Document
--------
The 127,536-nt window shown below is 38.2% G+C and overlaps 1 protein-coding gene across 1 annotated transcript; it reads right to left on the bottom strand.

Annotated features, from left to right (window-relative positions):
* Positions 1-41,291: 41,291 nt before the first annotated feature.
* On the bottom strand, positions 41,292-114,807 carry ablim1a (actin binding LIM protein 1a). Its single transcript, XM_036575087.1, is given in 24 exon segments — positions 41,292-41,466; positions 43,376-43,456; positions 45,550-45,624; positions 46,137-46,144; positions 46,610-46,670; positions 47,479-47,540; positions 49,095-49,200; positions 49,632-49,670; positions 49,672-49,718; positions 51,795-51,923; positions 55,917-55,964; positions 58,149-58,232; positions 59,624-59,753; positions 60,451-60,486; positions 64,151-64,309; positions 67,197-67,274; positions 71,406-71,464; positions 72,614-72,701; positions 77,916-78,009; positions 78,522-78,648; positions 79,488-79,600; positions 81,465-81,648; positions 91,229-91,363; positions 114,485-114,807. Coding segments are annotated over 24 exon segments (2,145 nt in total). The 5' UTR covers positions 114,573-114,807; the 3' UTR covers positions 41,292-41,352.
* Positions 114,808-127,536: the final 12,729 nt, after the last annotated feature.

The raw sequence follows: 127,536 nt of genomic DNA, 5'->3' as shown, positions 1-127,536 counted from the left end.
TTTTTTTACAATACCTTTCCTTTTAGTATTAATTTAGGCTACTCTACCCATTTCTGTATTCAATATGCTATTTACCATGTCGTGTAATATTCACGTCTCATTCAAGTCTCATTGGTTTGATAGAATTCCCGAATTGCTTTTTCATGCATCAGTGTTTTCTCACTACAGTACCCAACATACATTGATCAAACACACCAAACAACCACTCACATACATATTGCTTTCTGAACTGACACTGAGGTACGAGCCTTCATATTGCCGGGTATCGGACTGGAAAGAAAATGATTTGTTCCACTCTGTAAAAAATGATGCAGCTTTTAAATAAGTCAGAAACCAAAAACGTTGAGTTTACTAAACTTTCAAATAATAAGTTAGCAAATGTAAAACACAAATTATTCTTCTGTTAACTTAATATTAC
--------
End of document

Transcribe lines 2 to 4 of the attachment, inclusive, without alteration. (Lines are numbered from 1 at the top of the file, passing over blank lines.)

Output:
Annotated features, from left to right (window-relative positions):
* Positions 1-41,291: 41,291 nt before the first annotated feature.
* On the bottom strand, positions 41,292-114,807 carry ablim1a (actin binding LIM protein 1a). Its single transcript, XM_036575087.1, is given in 24 exon segments — positions 41,292-41,466; positions 43,376-43,456; positions 45,550-45,624; positions 46,137-46,144; positions 46,610-46,670; positions 47,479-47,540; positions 49,095-49,200; positions 49,632-49,670; positions 49,672-49,718; positions 51,795-51,923; positions 55,917-55,964; positions 58,149-58,232; positions 59,624-59,753; positions 60,451-60,486; positions 64,151-64,309; positions 67,197-67,274; positions 71,406-71,464; positions 72,614-72,701; positions 77,916-78,009; positions 78,522-78,648; positions 79,488-79,600; positions 81,465-81,648; positions 91,229-91,363; positions 114,485-114,807. Coding segments are annotated over 24 exon segments (2,145 nt in total). The 5' UTR covers positions 114,573-114,807; the 3' UTR covers positions 41,292-41,352.